… or how to equip your DIY project with MIPS or light ARM with a quick micro SD card.
Kind time of day to all dear community. I would like to continue my story about the box-device, namely about how she managed to get a micro SD card connected to the USB2 port.
The root of the whole problem was that USB 2, and not even one, has its processor module, and QSPI (QuadSPI) or card interface – alas, no. How does this sad fact relate to SD cards? Very simply, any SD-card in the physical basis of its connection has an SPI (SerialPeripheral) interface. The classic SPI for transmission and reception of serial data uses one physical line. Simply and economically, both in terms of money, and milliamps. However, shortcomings, as is known, are a continuation of merits, and for SPI it was primarily a relatively low data exchange rate. To solve this problem, a four-bit data exchange mode with an SD card was invented, which is a close relative of the QSPI protocol. When using this mode, the host controller and card first negotiate the parameters of the exchange in one-bit mode, and then switch to 4-bit mode, when not one line is used for reception and transmission, but four for everything about everything (plus one for indicating the command).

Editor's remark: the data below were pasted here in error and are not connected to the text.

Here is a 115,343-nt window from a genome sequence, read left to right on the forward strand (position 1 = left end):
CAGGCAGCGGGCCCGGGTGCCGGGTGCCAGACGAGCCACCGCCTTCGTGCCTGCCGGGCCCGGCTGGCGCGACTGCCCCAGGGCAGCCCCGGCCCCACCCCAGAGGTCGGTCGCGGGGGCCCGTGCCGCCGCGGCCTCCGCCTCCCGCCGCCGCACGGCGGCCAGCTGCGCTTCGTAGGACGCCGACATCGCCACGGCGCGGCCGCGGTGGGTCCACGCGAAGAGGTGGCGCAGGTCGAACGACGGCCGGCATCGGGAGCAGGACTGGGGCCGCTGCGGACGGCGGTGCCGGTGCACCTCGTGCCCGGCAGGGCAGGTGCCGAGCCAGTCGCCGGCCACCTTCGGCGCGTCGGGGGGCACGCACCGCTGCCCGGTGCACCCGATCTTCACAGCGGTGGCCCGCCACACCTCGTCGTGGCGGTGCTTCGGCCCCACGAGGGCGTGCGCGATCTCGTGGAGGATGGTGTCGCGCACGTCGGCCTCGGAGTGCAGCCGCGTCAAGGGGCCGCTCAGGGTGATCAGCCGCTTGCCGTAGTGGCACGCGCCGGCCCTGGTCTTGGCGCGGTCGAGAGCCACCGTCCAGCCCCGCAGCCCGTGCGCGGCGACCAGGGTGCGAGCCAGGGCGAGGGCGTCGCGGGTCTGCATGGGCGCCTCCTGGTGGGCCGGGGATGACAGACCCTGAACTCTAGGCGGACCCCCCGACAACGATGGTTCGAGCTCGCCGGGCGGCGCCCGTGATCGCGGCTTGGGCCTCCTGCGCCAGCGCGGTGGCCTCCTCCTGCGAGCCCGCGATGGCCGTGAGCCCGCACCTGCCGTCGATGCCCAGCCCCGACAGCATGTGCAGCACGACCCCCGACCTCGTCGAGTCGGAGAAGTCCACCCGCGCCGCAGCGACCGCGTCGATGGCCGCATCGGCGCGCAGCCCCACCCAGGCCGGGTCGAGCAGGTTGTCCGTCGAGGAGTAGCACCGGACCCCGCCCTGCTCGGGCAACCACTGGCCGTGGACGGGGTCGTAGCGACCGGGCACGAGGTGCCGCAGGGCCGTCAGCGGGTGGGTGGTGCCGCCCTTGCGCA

What to do if the hardware does not directly support the four-bit protocol, and fast exchange is still needed? The obvious answer is to provide the project with a "fast interface" bridge – a "four-bit SD card."
To solve this problem, a couple of USB-SD adapters were purchased and prepared (Vivisection was not used – we are not monsters ). Before heating the soldering iron and hair dryer, a very important check was carried out – whether Debian sees the processor module offered by the whistle-adapter. The test was a great success, welcome to the operating room. The bought whistle looks like this:
After the case was dismantled, it became possible to discern the printed circuit board (from all its two sides).